Is the fun gone from your NFL office pool? Are you tired of poring over plus-minus turnover ratios, of analyzing the Titans' tight end play, of computing how well the Panthers perform during nonfelony weeks? Then you might want to visit two NFL picks sites on which winning certainly isn't the only thing.
Suburban Boston thirtysomethings Stephanie Lee (above, at left) and Becky Smyrnios are a gridiron Cleavage and Butthead: They have a smirkingly prurient interest in what they are watching. " Jeff George is perfect proof that size isn't everything," wrote Smyrnios as she handicapped Sunday's Chiefs-Vikings matchup. The Minnesota quarterback, she elaborated, "has the biggest gun around but a crappy disposition."
"Football players are celebrities," says Lee, who with her partner launched the site last July after investing approximately $10,000 in start-up costs. (They're hoping to turn a profit from the ads on the site.) "We approach the NFL as E! or PEOPLE might."
More like Cosmopolitan. Besides picking winners, the Chicks bestow a "Big Johnson Award" (Redskins quarterback Brad has supplanted Jets wide receiver Keyshawn) and continually update a "Studs" section. "Our favorite section is 'Spankings,' " says Smyrnios. "We've had to spank Brett Favre a few times this season. We're getting sick of his being a drama queen. It's so unmanly to cry."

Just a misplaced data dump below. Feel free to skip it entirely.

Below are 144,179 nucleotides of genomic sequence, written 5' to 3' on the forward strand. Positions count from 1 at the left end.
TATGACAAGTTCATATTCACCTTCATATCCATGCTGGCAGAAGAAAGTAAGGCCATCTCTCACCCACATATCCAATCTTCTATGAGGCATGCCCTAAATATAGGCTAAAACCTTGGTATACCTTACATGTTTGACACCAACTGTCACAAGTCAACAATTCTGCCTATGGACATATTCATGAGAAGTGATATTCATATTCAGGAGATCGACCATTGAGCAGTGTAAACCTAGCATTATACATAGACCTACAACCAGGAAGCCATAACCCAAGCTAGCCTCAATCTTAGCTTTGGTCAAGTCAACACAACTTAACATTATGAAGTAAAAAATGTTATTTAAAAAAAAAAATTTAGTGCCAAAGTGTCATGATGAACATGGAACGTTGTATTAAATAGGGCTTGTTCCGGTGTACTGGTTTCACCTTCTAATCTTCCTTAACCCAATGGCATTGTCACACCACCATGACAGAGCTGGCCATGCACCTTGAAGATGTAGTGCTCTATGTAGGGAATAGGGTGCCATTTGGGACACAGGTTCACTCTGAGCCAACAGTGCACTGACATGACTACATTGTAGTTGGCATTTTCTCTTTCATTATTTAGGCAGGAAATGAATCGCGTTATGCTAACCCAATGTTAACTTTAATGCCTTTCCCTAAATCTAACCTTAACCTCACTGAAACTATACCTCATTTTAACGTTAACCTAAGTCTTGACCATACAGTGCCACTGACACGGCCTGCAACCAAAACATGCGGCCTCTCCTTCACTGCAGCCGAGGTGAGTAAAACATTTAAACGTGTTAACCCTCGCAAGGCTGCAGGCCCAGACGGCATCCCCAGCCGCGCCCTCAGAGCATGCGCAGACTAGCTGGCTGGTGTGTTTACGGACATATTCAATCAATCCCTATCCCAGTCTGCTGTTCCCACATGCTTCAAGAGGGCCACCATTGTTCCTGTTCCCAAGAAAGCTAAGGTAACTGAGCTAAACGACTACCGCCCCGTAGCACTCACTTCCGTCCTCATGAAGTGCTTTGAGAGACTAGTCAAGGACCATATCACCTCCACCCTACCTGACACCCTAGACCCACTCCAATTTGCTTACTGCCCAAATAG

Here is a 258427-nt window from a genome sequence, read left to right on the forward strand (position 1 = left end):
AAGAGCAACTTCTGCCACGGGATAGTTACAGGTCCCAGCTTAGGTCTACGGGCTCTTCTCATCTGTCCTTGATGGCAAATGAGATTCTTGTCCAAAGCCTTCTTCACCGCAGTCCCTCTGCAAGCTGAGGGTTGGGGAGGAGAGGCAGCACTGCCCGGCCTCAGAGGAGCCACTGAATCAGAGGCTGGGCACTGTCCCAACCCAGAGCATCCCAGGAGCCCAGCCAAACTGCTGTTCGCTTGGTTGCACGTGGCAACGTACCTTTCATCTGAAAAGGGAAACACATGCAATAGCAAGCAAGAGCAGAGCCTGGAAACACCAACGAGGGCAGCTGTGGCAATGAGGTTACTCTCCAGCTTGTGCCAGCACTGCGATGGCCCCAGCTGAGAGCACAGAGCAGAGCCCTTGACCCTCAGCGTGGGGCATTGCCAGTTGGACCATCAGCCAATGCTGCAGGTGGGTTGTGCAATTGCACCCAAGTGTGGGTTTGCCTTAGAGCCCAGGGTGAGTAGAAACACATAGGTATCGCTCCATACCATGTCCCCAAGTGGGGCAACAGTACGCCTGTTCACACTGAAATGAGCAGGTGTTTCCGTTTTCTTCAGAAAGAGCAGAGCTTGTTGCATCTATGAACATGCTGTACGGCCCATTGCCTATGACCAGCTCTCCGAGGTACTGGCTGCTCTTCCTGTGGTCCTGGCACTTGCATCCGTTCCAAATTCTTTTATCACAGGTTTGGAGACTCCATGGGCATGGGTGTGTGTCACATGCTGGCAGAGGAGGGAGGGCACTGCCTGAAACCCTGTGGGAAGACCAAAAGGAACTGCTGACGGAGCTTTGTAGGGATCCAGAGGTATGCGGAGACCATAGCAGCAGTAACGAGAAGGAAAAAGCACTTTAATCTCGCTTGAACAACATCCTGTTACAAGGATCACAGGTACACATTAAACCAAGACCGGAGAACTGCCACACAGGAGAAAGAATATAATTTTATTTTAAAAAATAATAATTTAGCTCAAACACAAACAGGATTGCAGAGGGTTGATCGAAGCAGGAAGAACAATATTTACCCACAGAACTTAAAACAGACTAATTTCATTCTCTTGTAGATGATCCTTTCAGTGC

Season to date (no spread): Lee 99-92; Smyrnios 95-96.
His name is Jeff Johnson. He comes from Wisconsin. He never worked in a factory there, but somewhere in his past Johnson must have inhaled mind-altering fumes, as attested by the many, and often lengthy, digressions with which he peppers his picks.
"I think there should be a movie that's called Who's Kissing the Great Running Backs of the NFL?" he wrote in his Week 5 preview, pitching a character—togged out in a salmon-colored unitard—who dashes onto the field and plants smooches, Morganna-style, on running backs. "And know what else happens? They find out that the daffy son of a bitch can throw a block! And the Chiefs sign him up, and everybody's happy."
Equal parts Garrison Keillor and Hunter S. Thompson, Johnson's humor makes The Far Side's Gary Larson seem as deranged as an actuary. His game previews are often hidden amid wacky tales, such as one in which actor Scott Baio quarterbacks the Gdansk Catastrophe (an NFL Russia squad). "My column's not really about the NFL," says Johnson, who daylights as the music editor for Jane magazine, "but my record's better than most."